Turkey’s demand for electricity grows at a rate of 8% per year. In 2007, Turkey produced 190 billion kWh of electricity from the existing installed capacity of 41,000 MW. In case of low demand, Turkey will require 400 billion kWh and in case of high demand, 500 billion kWh electricity production a year in 2020. This means Turkey will have to increase the total installed capacity over two times of the existing capacity. Minister of Energy and Natural Resources Dr. Hilmi Guler announced that Turkey requires an investment of $128 billion through 2020 in the energy sector. Of that, $105 billion is estimated to be in electric power generation, transmission and distribution sectors. The Turkish Government expects the majority of this investment to originate from the private sector.
The Turkish Government passed the Renewable Energy Law No. 5346, which entered into force on May 18, 2005. This law requires retail companies to buy 8 percent of their total electricity procurement from renewable energy generation companies. In addition, Energy Market Regulatory Agency (EMRA) has license fee exemption for renewable energy investors and The Turkish Electricity Trading Company, TETAS provides buying guarantees to renewable energy companies. Renewable energy will play an important role as Turkey's preparations for accession to the European Union is underway.
Turkish private sector is showing great interest on the renewable energy type of power generation. Companies are seeking technologies, equipment, financing and partners to implement hydroelectric, wind, geothermal, solar and biomass power plant projects. The private sector plans to invest 2000-3000 MW wind power projects over the next 3-5 years in Turkey. The Ministry of Energy and Natural Resources (MENR) has developed the wind energy atlas of Turkey including information on the transmission lines and substation availability in those locations. This study showed Turkey has at least 48,000 MW of wind energy potential. Recently, EMRA collected license applications for wind power, the private sector made an incredible amount of applications. Certainly, EMRA will be very selective in awarding the licenses. Most of these companies will require wind turbines and towers and will also be seeking for potential partners and financing.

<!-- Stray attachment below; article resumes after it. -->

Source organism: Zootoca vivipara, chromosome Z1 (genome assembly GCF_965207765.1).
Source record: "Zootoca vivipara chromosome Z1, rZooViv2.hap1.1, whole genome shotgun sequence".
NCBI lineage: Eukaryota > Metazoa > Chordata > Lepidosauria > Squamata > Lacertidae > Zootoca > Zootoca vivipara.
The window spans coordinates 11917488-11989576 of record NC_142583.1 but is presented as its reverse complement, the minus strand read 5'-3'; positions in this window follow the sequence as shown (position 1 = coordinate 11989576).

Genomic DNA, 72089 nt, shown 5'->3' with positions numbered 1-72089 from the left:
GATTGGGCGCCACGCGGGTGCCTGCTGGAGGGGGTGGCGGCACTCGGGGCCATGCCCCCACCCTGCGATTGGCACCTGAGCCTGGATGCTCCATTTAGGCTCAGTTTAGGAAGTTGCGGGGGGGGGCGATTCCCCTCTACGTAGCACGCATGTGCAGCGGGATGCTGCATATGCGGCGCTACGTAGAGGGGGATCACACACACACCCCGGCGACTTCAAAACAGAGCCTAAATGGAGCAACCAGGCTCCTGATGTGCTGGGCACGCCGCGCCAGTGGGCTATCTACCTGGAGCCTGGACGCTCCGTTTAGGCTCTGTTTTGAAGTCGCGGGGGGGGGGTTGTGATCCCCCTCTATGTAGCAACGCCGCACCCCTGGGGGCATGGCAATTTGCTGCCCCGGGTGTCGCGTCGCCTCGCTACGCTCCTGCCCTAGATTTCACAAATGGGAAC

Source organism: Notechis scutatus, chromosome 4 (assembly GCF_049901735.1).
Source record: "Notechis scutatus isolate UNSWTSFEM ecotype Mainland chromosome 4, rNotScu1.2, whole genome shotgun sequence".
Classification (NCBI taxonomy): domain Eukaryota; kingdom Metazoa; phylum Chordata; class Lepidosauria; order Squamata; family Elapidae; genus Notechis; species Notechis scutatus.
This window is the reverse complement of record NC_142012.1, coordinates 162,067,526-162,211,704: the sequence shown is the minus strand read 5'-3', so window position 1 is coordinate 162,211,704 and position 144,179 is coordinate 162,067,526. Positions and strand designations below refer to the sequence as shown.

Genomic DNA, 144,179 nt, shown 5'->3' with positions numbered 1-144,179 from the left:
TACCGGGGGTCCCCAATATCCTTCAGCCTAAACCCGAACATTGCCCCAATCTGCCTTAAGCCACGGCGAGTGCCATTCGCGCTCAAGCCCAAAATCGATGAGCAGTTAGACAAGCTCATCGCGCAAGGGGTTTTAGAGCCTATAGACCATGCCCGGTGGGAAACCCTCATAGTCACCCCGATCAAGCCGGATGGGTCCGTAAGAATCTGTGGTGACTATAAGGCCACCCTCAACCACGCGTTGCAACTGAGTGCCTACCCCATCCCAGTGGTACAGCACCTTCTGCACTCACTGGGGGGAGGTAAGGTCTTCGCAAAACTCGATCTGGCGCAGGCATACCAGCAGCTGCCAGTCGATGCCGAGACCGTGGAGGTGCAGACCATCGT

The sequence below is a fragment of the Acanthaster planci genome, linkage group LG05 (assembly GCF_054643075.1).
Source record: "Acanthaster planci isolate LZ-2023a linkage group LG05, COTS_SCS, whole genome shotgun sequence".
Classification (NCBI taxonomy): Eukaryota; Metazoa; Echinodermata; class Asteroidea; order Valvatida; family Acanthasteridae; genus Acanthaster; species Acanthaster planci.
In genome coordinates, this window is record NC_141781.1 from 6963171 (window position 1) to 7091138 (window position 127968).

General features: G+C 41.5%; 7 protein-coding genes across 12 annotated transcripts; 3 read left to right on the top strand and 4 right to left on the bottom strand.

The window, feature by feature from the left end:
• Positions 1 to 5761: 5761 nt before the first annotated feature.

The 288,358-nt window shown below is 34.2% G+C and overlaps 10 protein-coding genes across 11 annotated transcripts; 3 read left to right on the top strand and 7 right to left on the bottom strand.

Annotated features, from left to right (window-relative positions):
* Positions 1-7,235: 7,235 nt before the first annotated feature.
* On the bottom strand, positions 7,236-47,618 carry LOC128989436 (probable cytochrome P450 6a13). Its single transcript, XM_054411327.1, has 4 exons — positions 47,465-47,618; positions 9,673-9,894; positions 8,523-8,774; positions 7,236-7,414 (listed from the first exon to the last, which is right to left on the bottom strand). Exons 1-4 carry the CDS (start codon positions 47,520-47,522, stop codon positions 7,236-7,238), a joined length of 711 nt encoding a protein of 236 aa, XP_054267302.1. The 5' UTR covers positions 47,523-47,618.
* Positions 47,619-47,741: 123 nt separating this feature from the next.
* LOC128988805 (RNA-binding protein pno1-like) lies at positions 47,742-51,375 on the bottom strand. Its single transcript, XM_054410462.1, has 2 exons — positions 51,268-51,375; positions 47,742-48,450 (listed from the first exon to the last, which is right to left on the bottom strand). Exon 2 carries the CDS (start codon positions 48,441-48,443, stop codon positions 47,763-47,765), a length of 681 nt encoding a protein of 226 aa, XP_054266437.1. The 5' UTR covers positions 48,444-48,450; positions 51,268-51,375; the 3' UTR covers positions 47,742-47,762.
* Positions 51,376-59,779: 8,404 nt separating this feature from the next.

Recently, Turkish Government increased the wholesale electricity prices. Companies can sell their electricity at much higher prices through Market Accounting Conciliation Center (PMUM) set at TEIAS . Generation companies submit their price and amount of electricity that they would like to supply to the grid through submitting their bids to PMUM one day before. The following day TETAS buys the electricity by starting with the lowest bid. Currently, as there is great demand for electricity, wholesale prices are approximately at 8-9 cents per kWh levels and prices are not expected to decrease for years to come until excess capacity is in the marketplace. The new law passed recently at the Turkish Parliament brings more incentives to renewable energy generation and guarantees to have the wholesale price of at least 5.5 Euro cents per kWh for the next 10 years as well as having buying guarantees. However, at a given region, wind energy can supply up to 5-15% of the total electricity distributed. Renewable energy companies can obtain higher prices for the voluntary carbon credits received from companies, which are in the countries that are a signatory to the Kyoto agreement.
Turkey’s hydroelectric power generation potential is 36,700 MW. Only 36% of this potential is being utilized so far. An installed capacity of over 13,000 MW hydroelectric power plants currently exists in Turkey. An additional 10,000 MW is under construction. When these projects are completed, 45% of Turkey’s hydroelectric potential will be in use.